Hi Amy. Thank you for continuing to read my blog. I truly appreciate it and for your belief in my intentions. I am happy to say that there was no argument on my end whatsoever; I was alerted of the post which was a response to something I had written. Because of other things that have happened in the past (several months ago) and the general attitude of that post, I chose not to engage in any way (no pun intended). One of the hardest things for me is to hear that I have hurt someone or that my intentions or words have been misinterpreted. That’s why I try to be careful with what I do say, even as going as far as to have a few people read things like that previous post, before I say it. Because I want to honor God and honoring God means loving Him and loving others. And if I am not coming from that place then I have no business blogging or writing. I think it is incredibly clear when a blogger is not coming a place like that. Thanks for reaching out, la ragazza italiana! Tanti Baci!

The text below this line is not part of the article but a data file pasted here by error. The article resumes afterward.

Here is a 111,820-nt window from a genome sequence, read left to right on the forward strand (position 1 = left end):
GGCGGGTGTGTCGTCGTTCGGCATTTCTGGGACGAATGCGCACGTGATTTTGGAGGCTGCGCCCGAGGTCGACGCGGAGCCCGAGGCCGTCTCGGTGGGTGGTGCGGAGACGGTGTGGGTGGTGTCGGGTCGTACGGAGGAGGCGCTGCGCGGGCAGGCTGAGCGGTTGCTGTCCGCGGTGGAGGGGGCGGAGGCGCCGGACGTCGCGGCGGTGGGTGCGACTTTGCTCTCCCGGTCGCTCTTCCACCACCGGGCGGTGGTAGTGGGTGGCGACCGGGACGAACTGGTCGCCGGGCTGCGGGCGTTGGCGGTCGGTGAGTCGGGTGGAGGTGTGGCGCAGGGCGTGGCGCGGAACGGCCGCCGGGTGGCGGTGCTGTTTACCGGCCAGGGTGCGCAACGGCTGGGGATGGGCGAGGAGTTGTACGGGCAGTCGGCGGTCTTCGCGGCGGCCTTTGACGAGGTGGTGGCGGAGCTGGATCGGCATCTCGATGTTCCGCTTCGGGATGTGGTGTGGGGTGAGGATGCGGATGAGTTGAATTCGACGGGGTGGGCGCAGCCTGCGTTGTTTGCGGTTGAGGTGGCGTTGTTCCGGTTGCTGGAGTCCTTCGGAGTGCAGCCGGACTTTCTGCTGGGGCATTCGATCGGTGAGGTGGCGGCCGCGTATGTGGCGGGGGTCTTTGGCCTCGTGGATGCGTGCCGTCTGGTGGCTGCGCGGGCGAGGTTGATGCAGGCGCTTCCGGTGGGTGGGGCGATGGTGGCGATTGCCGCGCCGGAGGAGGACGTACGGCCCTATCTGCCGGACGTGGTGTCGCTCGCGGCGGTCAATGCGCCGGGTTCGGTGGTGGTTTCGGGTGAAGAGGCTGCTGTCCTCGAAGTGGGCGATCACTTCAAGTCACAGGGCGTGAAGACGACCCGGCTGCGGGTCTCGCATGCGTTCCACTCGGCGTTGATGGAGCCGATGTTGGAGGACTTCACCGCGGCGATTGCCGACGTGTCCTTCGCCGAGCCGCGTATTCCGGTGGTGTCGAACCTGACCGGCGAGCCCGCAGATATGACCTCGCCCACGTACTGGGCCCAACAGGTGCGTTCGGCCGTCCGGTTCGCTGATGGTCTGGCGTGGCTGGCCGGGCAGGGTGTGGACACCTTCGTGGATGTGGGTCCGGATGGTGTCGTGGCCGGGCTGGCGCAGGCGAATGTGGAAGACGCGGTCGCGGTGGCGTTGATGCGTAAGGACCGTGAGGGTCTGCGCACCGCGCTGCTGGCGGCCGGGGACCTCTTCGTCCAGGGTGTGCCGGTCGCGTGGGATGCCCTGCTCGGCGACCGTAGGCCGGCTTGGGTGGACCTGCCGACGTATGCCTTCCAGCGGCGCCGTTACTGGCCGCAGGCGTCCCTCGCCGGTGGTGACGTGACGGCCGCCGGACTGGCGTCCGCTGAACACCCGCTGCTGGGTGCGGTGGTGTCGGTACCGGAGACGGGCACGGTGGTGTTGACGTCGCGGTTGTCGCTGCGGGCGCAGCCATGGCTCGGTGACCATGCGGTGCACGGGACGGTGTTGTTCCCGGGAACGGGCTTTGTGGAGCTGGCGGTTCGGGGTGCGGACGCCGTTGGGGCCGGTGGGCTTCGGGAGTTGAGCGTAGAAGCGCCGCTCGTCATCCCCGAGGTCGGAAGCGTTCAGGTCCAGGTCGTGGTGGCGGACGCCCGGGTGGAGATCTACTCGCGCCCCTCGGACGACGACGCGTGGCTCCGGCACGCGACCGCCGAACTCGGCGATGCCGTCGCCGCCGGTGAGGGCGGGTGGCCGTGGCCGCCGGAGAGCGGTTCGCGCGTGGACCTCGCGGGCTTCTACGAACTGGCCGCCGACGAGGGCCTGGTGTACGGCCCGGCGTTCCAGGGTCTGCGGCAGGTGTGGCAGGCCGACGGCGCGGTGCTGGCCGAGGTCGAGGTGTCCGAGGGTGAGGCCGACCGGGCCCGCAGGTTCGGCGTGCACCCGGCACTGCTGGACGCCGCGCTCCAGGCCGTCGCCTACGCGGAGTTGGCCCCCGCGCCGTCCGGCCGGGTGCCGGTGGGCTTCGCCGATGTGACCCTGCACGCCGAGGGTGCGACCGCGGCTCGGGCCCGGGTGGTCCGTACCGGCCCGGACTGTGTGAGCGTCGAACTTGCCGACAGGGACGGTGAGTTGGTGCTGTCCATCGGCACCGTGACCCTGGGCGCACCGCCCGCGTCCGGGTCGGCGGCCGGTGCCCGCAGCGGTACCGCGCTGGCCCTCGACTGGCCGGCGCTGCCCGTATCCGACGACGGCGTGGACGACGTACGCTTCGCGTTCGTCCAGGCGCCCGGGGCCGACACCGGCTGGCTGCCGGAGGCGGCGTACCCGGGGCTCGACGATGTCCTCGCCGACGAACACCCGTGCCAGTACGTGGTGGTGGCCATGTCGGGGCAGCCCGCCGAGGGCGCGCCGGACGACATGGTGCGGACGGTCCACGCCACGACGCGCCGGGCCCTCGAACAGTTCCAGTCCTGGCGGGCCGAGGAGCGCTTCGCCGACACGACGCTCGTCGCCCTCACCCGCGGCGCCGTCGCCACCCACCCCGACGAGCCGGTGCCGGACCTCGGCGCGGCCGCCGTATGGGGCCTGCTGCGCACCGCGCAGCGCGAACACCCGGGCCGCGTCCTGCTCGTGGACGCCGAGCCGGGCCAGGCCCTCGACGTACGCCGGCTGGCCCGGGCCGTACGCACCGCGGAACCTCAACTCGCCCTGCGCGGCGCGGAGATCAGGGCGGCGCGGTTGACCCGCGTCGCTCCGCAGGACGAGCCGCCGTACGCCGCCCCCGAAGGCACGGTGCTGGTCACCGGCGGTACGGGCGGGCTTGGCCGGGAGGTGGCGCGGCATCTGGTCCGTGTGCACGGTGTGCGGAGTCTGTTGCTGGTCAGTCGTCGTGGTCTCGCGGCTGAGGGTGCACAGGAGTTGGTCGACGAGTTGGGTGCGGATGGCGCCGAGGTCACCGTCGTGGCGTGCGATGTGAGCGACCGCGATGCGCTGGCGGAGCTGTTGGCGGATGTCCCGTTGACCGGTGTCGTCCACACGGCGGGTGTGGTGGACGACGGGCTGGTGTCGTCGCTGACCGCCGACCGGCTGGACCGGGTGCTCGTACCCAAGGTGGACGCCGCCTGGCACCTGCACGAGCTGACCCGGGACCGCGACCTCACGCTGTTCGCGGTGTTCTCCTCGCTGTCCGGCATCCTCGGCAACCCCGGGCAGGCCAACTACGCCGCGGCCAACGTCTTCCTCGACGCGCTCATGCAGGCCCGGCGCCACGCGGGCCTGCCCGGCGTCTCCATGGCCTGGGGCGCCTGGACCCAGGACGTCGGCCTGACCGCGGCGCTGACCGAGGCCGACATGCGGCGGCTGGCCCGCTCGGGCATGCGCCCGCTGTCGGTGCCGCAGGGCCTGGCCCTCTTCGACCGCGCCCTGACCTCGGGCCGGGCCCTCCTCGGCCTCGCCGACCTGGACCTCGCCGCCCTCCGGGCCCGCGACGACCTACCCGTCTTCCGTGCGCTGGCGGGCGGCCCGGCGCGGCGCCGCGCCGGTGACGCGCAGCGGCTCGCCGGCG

12. Emily

    Anyway, I think the goodness of your heart shines through not only this post, but many. Don’t ever stop. xo